In Part 1 we looked at the deployment of the NSX Edge load balancer in One-Armed/Proxy mode. As detailed, this flavour of NSX Edge load balancer requires nothing from its back-end server pool members, and enables us to quickly and easily add a load balancer to an existing network segment which houses a number of proposed back-end servers.
In this second post we take a look at the alternative load balancer mode – In-Line/Transparent mode. First of all, unlike the One-Armed/Proxy mode, In-Line load balancers require two logical interfaces (LIFs); one Uplink LIF (connected to either a DLR or upstream Edge) and one Internal LIF. The Internal LIF is directly connected to the network segment housing the back-end servers requiring load-balancing. In addition to this (and unlike the One-Armed/Proxy load balancer), In-Line load balancers are required to act as the default gateway for all back-end servers.
Secondly, a NSX Edge in Transparent mode will only perform DNAT on user traffic, with client IP addresses visible to all the back-end servers. As the NSX Edge will be acting as the default gateway for all back-end servers, it will be on the path of the server response.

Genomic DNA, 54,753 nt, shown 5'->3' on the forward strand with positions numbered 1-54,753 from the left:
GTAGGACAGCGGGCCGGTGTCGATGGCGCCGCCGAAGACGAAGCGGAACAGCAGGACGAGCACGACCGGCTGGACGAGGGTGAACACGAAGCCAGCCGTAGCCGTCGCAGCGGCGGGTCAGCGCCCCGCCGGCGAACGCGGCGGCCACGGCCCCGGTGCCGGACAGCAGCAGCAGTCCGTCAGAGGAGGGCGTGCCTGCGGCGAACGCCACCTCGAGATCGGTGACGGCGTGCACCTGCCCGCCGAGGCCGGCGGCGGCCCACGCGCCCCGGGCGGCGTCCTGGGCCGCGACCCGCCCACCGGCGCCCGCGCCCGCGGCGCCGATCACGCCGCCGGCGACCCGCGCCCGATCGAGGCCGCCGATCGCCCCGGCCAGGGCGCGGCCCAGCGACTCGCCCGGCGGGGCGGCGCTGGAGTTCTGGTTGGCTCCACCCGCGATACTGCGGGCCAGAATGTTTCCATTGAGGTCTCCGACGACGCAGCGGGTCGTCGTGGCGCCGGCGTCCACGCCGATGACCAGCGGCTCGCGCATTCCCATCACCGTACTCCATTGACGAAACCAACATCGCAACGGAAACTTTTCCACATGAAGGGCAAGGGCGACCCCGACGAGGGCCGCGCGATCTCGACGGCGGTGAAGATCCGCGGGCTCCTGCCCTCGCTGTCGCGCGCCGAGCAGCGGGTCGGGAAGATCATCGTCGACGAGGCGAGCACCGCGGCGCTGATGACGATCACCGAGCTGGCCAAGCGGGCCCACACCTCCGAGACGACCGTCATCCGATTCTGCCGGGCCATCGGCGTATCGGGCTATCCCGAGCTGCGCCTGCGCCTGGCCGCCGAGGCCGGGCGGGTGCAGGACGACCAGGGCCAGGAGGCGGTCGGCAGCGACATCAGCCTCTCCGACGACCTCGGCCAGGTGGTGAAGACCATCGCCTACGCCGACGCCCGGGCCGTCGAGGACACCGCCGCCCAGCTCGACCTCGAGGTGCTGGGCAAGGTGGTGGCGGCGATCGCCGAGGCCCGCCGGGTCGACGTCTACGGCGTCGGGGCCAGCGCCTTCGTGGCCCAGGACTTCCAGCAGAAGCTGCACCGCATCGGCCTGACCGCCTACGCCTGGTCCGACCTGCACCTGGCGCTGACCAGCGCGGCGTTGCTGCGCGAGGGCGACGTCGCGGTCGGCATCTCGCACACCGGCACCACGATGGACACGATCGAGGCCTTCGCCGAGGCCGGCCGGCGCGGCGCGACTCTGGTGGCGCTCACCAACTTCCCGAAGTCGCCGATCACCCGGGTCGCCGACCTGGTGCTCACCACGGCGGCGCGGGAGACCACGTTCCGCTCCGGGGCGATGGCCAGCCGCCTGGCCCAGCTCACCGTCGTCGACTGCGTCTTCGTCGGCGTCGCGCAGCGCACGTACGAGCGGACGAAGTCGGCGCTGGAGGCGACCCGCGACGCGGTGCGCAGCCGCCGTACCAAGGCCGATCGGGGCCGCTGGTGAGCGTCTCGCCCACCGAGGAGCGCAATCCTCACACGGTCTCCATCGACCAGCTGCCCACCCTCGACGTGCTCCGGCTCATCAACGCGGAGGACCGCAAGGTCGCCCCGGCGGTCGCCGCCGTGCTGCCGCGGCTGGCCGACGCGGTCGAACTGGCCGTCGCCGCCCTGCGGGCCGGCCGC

In this post, I utilise the below topology. The NSX Edge load balancer (LB-101) has two LIFs; an Uplink LIF (10.101.1.1) which will act as the VIP (Virtual Server), and an Internal LIF (10.101.10.254) which is directly connected to the Logical Switch, LS-101-10-WEB (10.101.10.0/24). Both back-end servers (101-10-WEB01 and 101-10-WEB02) have been configured to utilise the load balancer’s Internal LIF as their default gateway.
Note, this article assumes your Logical Switches are already in place, and you have created the necessary NSX Distributed Firewall rules. In this example, I will configure the NSX Edge load balancer to pass HTTP Traffic to the back-end Member servers.
NSX Edge – Deployment
1. Create a new NSX Edge Services Gateway. Note, for my lab environment I will not enable High Availability. When ready, click Next.
4. Next, we will configure two interfaces; one Uplink LIF, and one Internal LIF. Click the + button to begin.
5. First of all, create one Uplink LIF, assign it a Name, and connect it to the upstream Logical Switch (or to a VLAN by selecting the appropriate VDS). As per the topology diagram, the Uplink LIF will connect to the Logical Switch, LS-101-TRANSIT. Assign a Primary IP Address (this will be used as the load balancer’s virtual IP address) and, when ready, click OK.